PinkThat’s the sad thing about Florida. I lived in south Florida for a couple of years, and many things bothered me about that state. First is the overdevelopment. The flatness of the land has made development so easy. There are almost no natural boundaries to demarc things like in other parts of the country. Most of the rest of the eastern United States is interrupted with big rivers or mountains, these obstacles prevent most back-to-back development. Not Florida, there folks can build and build and build some more, uninterrupted. From a plane on approach to a southern Florida airport, you can see miles and miles of square grids divided by overwide roadways, each square packed solid with home after home after home. Whenever I fly over the state, I look below and just shake my head at the inanity of it all. The Lorax would weep.

All of this development has led to other problems, like a dropping water table. When I went to De Soto, the Manatee River was basically a dry river bed, something normally seen in west Texas, not Florida. Yes, there was a drought in the state at the time, but overpopulation stresses the water table in such a way as to make droughts more damaging to the environment. I suspect in ages past, before permanent settlement, Florida still had droughts, but the rivers still flowed with water. Now, a few months without rain and everything is dry. That’s one price of progress.

PloverThe sad thing is this, in my opinion (and this is based solely on my own personal observations), Floridians care less about the environment than any state population with the exception of Texas. They just don’t seem to care. They water their lawns constantly, even when hurricanes approach they don’t shut off their sprinklers. They plant grasses and non-native plants that either require lots of fertilization to thrive, or spread out and choke the marshes. They shamelessly drive big honkin’ SUVs everywhere. I swear there are more four-wheel-drive vehicles per capita in warm, flat Florida than in snowy, hilly Massachusetts (and don’t say “it’s for towing boats”, I doubt 1 in 10 are used for that). I know one Floridian who practically burst into tears when high gas prices meant he might have to downsize from his big Ford Expedition. And I’ve never seen a region so disinterested in saving electricity: you’ll see regional baseball fields brightly lit all hours of the night. The whole place is so brightly lit you don’t even need headlights. I’m surprised you can see any stars.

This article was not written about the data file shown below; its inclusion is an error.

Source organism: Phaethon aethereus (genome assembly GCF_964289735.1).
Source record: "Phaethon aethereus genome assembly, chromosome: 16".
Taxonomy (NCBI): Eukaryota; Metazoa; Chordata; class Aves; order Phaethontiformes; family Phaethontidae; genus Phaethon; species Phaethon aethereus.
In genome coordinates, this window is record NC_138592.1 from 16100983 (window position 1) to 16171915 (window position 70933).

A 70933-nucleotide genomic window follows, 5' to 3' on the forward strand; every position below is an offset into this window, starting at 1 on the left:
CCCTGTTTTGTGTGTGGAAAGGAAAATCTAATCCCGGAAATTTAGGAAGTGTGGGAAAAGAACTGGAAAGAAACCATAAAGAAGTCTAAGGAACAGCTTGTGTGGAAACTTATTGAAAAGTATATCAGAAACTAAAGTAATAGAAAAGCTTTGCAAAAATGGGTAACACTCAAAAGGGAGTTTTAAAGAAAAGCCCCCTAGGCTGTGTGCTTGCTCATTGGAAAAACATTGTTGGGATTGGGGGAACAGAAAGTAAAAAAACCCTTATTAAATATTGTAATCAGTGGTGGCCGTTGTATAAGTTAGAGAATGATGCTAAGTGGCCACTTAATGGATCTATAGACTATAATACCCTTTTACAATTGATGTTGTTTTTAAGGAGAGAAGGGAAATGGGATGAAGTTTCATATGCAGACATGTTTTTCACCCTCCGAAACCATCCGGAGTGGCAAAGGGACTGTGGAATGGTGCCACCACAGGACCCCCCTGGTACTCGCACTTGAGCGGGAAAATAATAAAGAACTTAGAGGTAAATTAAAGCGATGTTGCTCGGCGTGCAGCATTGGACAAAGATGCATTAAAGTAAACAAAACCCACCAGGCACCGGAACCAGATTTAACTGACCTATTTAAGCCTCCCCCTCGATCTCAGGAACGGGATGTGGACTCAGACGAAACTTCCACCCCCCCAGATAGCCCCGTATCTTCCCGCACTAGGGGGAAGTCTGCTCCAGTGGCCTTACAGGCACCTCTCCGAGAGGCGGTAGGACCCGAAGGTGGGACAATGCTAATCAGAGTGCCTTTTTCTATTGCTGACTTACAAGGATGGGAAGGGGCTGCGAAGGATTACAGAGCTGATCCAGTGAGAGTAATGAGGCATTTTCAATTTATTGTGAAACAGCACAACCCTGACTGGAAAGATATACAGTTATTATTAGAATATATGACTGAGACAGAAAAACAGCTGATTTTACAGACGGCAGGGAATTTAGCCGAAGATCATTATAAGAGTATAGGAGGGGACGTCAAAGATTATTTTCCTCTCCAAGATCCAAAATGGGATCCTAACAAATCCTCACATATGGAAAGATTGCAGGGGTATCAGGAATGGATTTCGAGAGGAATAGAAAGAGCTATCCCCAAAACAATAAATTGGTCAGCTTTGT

I’m sure I’m going to get slapped for this, but in a way, it’s good that the real estate market has crashed. Finally, after decades of pleading from environmentalists, the crush of development in Florida has ground to a halt, not through ethical concerns over what we are doing, but because it’s no longer profitable. It’s a shame that people have lost their livelihoods in this economic crisis, but the path we are going, the continued over-building of America’s best places is simply not sustainable.

Gumbo-Limbo Tree in Spring

[I don’t want to disparage the folks of Florida with this post. I do want to state that I did meet a lot of great people when I lived in Florida, and made some really good friends. I just think Floridians could take a little more care, that’s all. Pics on this post are mine and copyrighted thusly. See my other photos of De Soto National Memorial here.]

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Links:

De Soto National Memorial

Mangrove Action Project

Florida Coastal Strategies

Google map to De Soto